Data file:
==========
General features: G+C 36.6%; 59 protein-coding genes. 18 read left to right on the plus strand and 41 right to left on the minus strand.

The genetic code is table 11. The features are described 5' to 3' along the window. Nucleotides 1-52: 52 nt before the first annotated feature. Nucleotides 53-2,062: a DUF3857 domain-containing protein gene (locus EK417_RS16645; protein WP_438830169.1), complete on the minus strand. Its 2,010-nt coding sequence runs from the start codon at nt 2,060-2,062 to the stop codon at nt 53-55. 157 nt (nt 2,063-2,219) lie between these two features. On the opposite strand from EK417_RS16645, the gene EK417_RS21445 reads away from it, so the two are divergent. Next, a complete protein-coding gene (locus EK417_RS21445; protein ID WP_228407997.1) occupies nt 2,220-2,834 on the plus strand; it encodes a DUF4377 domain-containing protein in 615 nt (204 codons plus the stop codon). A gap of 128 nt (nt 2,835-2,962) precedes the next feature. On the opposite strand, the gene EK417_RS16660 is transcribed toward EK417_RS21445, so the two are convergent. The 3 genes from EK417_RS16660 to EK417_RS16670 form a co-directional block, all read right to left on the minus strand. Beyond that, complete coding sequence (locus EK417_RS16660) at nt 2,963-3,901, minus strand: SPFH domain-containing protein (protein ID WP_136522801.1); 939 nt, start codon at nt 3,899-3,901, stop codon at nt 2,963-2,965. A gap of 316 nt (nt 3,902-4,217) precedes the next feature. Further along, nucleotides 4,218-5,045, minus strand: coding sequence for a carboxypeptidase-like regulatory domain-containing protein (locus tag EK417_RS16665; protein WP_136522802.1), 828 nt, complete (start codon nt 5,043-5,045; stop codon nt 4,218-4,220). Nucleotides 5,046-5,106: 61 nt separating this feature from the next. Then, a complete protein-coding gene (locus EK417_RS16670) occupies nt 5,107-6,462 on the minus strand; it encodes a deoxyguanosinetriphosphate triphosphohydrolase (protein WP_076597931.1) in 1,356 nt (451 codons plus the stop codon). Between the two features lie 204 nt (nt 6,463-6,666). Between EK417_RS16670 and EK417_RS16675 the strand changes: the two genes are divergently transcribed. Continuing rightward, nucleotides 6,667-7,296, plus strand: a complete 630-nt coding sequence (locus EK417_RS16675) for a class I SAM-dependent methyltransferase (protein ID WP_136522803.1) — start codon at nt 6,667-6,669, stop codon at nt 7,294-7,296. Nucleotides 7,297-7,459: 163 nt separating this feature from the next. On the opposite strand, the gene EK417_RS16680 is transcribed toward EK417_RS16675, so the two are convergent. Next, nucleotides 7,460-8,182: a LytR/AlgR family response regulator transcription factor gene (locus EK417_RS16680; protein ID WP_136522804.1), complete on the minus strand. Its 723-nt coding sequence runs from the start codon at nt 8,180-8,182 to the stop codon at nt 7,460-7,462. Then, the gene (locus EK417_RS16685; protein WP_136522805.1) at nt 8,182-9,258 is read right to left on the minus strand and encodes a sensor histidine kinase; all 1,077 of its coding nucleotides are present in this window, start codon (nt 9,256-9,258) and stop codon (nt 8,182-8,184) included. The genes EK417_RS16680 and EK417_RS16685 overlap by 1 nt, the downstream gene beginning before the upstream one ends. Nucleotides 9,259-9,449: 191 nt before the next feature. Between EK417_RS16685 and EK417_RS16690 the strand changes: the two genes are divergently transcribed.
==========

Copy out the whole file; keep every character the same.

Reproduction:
General features: G+C 36.6%; 59 protein-coding genes. 18 read left to right on the plus strand and 41 right to left on the minus strand.

The genetic code is table 11. The features are described 5' to 3' along the window. Nucleotides 1-52: 52 nt before the first annotated feature. Nucleotides 53-2,062: a DUF3857 domain-containing protein gene (locus EK417_RS16645; protein WP_438830169.1), complete on the minus strand. Its 2,010-nt coding sequence runs from the start codon at nt 2,060-2,062 to the stop codon at nt 53-55. 157 nt (nt 2,063-2,219) lie between these two features. On the opposite strand from EK417_RS16645, the gene EK417_RS21445 reads away from it, so the two are divergent. Next, a complete protein-coding gene (locus EK417_RS21445; protein ID WP_228407997.1) occupies nt 2,220-2,834 on the plus strand; it encodes a DUF4377 domain-containing protein in 615 nt (204 codons plus the stop codon). A gap of 128 nt (nt 2,835-2,962) precedes the next feature. On the opposite strand, the gene EK417_RS16660 is transcribed toward EK417_RS21445, so the two are convergent. The 3 genes from EK417_RS16660 to EK417_RS16670 form a co-directional block, all read right to left on the minus strand. Beyond that, complete coding sequence (locus EK417_RS16660) at nt 2,963-3,901, minus strand: SPFH domain-containing protein (protein ID WP_136522801.1); 939 nt, start codon at nt 3,899-3,901, stop codon at nt 2,963-2,965. A gap of 316 nt (nt 3,902-4,217) precedes the next feature. Further along, nucleotides 4,218-5,045, minus strand: coding sequence for a carboxypeptidase-like regulatory domain-containing protein (locus tag EK417_RS16665; protein WP_136522802.1), 828 nt, complete (start codon nt 5,043-5,045; stop codon nt 4,218-4,220). Nucleotides 5,046-5,106: 61 nt separating this feature from the next. Then, a complete protein-coding gene (locus EK417_RS16670) occupies nt 5,107-6,462 on the minus strand; it encodes a deoxyguanosinetriphosphate triphosphohydrolase (protein WP_076597931.1) in 1,356 nt (451 codons plus the stop codon). Between the two features lie 204 nt (nt 6,463-6,666). Between EK417_RS16670 and EK417_RS16675 the strand changes: the two genes are divergently transcribed. Continuing rightward, nucleotides 6,667-7,296, plus strand: a complete 630-nt coding sequence (locus EK417_RS16675) for a class I SAM-dependent methyltransferase (protein ID WP_136522803.1) — start codon at nt 6,667-6,669, stop codon at nt 7,294-7,296. Nucleotides 7,297-7,459: 163 nt separating this feature from the next. On the opposite strand, the gene EK417_RS16680 is transcribed toward EK417_RS16675, so the two are convergent. Next, nucleotides 7,460-8,182: a LytR/AlgR family response regulator transcription factor gene (locus EK417_RS16680; protein ID WP_136522804.1), complete on the minus strand. Its 723-nt coding sequence runs from the start codon at nt 8,180-8,182 to the stop codon at nt 7,460-7,462. Then, the gene (locus EK417_RS16685; protein WP_136522805.1) at nt 8,182-9,258 is read right to left on the minus strand and encodes a sensor histidine kinase; all 1,077 of its coding nucleotides are present in this window, start codon (nt 9,256-9,258) and stop codon (nt 8,182-8,184) included. The genes EK417_RS16680 and EK417_RS16685 overlap by 1 nt, the downstream gene beginning before the upstream one ends. Nucleotides 9,259-9,449: 191 nt before the next feature. Between EK417_RS16685 and EK417_RS16690 the strand changes: the two genes are divergently transcribed.